First things first, there are two things you need to know about Search Engine Optimisation (SEO):

  1. It’s a vital part of getting traffic to your website;
  2. It can seem like a bit of a dark art. But getting the basics right is really not that hard.

Now we’ve got that out of the way, we can talk a little about what SEO is.

Website design vs SEO

A quick analogy may be helpful. Let’s say you run a small business and you had decided to publicise your services using a ‘traditional’ printed ad.

You’re going to have two distinct areas to think about:

  1. How do you make your advertisement eye-catching, and attractive to potential customers? What words do you use? How big should the ad be? And so on …
  2. How do you get your customers to see your ad in the first place? National newspaper? Local rag? Yellow pages?

If you think about it, both elements are crucial to getting the result you want.

If your ad is badly worded, or just generally looks like a dog’s dinner, you’re not going to convince anybody that you’re the right person for the job. On the other hand, you can have the most perfectly crafted ad in the world, but if nobody ever gets to see it because it’s tucked away at the back of some publication that nobody reads, you’re wasting your time.

Exactly the same principle applies when you’re creating a website.

Yes, the design and functionality of the website have to be attractive, easy to use and focused on what your potential customers need. But, just as importantly, you need to make sure that those customers find your website in the first place – otherwise all of your labours have been in vain.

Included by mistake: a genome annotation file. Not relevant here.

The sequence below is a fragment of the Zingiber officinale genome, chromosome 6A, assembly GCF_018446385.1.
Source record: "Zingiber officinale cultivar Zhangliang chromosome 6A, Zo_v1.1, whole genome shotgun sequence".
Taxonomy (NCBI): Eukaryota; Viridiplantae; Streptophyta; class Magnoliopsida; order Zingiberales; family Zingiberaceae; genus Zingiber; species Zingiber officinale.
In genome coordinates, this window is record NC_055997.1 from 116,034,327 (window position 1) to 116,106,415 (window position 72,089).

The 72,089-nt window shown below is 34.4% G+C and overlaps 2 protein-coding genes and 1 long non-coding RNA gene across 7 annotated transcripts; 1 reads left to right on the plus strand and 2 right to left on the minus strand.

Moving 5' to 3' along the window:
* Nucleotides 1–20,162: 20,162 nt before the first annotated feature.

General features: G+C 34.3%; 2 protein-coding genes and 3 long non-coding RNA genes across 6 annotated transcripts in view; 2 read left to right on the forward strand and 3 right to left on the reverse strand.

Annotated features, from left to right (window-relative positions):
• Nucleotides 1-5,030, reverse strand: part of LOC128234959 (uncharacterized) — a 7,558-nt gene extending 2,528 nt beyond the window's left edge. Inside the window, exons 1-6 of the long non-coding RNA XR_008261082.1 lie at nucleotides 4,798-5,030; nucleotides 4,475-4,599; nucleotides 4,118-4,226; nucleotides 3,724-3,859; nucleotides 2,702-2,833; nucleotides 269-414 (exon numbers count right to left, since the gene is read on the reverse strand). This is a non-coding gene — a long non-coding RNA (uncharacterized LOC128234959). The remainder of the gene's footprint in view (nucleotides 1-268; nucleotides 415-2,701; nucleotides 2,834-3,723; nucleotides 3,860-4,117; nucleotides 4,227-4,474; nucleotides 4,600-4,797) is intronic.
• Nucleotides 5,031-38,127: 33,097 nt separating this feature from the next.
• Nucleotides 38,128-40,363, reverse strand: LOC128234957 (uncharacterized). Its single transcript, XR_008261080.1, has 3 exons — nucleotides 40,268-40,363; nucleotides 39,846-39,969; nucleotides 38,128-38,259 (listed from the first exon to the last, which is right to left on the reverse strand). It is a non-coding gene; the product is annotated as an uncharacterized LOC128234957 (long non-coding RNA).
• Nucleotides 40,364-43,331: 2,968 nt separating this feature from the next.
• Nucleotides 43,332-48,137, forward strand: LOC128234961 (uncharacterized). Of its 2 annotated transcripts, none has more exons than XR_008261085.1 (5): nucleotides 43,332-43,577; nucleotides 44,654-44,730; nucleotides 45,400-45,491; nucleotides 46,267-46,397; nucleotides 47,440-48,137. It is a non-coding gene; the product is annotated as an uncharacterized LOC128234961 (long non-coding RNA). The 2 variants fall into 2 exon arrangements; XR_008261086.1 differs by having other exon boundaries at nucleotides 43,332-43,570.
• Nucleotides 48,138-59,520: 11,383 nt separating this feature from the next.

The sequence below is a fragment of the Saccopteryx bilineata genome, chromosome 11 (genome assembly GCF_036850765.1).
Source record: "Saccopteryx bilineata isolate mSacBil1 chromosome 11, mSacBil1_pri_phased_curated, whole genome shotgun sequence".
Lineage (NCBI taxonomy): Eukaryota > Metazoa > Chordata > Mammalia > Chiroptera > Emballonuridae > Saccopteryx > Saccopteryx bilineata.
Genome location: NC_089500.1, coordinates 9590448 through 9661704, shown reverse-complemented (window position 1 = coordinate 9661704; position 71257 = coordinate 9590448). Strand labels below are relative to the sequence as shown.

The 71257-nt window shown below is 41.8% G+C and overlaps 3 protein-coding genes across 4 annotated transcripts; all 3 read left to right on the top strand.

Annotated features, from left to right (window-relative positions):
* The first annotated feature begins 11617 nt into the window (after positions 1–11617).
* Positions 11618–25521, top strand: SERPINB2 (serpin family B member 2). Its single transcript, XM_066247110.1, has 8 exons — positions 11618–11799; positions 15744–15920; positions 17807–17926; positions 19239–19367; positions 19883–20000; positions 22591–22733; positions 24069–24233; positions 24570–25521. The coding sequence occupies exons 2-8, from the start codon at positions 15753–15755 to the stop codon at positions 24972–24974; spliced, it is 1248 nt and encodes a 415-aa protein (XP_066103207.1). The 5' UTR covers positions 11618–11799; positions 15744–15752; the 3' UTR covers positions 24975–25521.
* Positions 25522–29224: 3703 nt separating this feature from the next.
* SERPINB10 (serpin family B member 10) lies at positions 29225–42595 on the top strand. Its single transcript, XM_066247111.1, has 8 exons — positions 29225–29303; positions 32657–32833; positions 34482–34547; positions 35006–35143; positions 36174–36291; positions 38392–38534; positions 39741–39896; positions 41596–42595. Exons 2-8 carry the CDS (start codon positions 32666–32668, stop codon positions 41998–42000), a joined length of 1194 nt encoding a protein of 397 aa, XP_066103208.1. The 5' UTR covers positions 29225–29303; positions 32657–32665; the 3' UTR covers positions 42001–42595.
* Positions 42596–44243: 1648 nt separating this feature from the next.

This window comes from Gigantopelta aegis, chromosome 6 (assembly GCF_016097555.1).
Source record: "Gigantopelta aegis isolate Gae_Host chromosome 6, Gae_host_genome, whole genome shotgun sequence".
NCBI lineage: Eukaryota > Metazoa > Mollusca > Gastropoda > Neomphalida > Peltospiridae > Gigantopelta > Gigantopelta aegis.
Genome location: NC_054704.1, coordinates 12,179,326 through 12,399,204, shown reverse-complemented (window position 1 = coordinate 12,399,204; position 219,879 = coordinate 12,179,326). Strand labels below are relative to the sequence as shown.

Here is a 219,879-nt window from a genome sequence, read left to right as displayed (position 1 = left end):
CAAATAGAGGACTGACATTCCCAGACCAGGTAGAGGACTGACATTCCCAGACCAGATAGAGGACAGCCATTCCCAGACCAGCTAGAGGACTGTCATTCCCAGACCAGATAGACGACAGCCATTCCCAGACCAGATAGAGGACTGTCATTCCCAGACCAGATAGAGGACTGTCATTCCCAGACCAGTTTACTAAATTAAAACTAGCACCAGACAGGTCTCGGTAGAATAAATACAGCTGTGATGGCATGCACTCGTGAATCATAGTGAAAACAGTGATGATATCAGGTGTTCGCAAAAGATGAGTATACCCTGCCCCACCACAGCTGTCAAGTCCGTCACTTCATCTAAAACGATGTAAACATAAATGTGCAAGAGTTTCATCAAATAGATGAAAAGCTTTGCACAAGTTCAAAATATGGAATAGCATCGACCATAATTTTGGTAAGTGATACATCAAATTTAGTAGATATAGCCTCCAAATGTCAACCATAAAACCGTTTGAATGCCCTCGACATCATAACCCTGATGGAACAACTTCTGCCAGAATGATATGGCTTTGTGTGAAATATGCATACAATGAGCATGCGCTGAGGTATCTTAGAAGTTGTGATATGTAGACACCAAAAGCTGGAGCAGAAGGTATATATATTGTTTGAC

And remember – fundamentally, you’ve got three ways of getting people to physically find your website – they either already know your website address and type it directly into their internet browser, they get referred via a link from someone else’s website, or you rely on them FINDING your site via a search engine.

Unless you’ve got a marketing budget that allows you to do good old fashioned promotion of your website address, then people are not going to magically know your website address – you’re going to need them to discover youand that’s where Search Engine Optimisation (SEO) comes in.


What search engines do

If you use the Internet at all, then you’ll be familiar with search engines. Google™ is the most commonly used – not only are around two-thirds of all internet searches conducted directly via www.google.com or google search bars within web browsers, but Google™ also provides search results for other companies such as AOL. The other big, separate player in this area is MSN/Bing.

If you think about it, this makes Google™ very powerful – their search engine determines which websites are returned to your screen when you make a search. For commercial websites, the value of ‘ranking highly’ (i.e. being place at, or near, the top of the search results, above your competition) is immense.

Search Engine Optimisation, SEO, is the art (and it is an art) of creating your website in such a way as to help search engines understand what your site is about, and make it ‘attractive’ to search engines, thereby optimising your chances of ranking highly in search results.

What search engines want

Ultimately, all search engines want is to look after the people using their services – they want people to be able to find the information they need quickly and easily – because that’s good for their business.

This means that, in broad terms, they need to rank all websites in terms of their quality, relevance, how authoritative they are, and so on – and they have many different ways of determining these things.

Having said that, no-one (outside Google™) actually knows exactly what the SEO rules are; they are extremely closely guarded secrets. After all, if everybody knew how to rank #1 for a particular search term, then the whole system would break down.